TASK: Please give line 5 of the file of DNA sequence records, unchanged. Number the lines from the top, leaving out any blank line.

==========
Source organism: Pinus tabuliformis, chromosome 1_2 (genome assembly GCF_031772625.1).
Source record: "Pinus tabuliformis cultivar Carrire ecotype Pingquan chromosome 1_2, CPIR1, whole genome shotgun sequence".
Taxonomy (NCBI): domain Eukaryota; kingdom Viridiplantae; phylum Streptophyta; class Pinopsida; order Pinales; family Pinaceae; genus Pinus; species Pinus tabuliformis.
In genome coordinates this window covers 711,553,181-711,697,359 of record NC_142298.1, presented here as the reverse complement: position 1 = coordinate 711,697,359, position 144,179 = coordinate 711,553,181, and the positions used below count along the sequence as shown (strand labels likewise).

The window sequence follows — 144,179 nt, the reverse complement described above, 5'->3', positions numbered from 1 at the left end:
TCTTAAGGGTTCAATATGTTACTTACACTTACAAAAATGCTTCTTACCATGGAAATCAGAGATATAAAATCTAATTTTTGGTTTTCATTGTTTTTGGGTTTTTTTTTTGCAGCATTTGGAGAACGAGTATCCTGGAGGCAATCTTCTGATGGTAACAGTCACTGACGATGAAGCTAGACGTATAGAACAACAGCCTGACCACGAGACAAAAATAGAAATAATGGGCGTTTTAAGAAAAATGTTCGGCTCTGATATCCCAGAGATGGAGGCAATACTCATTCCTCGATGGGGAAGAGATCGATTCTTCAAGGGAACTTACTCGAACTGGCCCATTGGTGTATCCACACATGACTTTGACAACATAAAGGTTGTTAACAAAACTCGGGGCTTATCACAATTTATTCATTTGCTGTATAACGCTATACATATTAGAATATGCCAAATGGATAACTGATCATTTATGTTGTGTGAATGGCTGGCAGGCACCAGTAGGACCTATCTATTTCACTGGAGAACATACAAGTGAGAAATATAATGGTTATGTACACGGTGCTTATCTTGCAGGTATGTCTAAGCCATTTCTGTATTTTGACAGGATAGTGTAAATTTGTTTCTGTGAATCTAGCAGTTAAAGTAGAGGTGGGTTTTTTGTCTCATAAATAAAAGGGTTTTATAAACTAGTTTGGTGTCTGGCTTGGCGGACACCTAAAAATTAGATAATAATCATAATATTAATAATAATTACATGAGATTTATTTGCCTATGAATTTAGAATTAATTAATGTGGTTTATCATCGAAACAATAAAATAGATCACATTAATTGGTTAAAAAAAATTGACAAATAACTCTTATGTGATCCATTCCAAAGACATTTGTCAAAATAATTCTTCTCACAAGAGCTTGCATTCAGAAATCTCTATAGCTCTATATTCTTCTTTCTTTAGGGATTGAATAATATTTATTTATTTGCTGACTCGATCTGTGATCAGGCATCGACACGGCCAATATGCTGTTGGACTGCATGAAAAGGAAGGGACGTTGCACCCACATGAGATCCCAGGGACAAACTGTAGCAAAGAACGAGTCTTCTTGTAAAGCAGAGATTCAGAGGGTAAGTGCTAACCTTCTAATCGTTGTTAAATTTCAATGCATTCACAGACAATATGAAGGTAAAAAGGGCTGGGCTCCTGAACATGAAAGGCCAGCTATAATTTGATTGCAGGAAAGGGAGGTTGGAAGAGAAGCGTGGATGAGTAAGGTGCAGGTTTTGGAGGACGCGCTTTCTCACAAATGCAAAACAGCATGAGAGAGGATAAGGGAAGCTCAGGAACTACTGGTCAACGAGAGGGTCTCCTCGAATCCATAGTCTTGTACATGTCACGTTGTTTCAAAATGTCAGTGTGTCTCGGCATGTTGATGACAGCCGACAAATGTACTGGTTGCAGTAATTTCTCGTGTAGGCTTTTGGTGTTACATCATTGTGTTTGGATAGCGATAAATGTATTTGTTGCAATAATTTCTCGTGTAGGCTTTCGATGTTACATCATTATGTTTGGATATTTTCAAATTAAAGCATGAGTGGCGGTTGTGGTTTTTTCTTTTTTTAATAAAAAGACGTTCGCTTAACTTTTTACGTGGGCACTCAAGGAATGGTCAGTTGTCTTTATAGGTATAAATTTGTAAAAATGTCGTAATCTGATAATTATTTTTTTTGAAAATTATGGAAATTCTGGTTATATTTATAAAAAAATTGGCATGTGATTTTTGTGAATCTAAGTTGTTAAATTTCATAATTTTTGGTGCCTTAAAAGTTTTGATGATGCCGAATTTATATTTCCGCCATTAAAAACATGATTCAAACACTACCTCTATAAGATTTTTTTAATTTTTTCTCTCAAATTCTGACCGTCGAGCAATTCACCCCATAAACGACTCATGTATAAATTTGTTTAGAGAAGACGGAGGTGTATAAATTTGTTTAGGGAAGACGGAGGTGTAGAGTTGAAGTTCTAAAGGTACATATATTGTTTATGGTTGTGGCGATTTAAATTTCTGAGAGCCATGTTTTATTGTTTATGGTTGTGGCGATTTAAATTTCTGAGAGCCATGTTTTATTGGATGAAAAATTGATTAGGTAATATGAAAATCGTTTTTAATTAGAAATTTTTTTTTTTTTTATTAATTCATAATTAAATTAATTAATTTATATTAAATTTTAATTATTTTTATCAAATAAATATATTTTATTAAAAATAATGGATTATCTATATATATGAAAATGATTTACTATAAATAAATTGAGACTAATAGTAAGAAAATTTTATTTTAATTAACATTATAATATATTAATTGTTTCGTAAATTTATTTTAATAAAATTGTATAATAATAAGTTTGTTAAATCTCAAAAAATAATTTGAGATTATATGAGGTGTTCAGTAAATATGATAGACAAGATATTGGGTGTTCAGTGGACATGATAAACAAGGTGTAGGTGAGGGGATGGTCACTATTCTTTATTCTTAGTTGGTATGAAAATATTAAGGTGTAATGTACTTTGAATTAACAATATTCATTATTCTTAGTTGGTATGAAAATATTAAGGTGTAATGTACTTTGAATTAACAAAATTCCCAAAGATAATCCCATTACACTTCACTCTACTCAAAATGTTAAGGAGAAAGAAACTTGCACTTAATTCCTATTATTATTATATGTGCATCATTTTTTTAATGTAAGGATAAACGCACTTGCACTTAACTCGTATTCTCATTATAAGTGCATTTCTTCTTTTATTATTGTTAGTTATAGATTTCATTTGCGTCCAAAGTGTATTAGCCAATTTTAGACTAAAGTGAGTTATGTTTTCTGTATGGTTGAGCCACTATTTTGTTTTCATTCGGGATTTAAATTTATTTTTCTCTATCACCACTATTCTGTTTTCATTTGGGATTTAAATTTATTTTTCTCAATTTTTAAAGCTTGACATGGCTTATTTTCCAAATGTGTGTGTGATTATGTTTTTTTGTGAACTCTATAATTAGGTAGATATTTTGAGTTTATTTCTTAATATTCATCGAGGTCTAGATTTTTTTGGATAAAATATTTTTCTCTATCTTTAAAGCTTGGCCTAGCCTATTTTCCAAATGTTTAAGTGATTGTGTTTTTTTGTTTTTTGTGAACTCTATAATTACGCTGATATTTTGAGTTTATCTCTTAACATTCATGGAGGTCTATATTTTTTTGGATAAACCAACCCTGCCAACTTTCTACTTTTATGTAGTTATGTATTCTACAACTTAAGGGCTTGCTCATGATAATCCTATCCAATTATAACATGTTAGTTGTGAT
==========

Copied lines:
The window sequence follows — 144,179 nt, the reverse complement described above, 5'->3', positions numbered from 1 at the left end: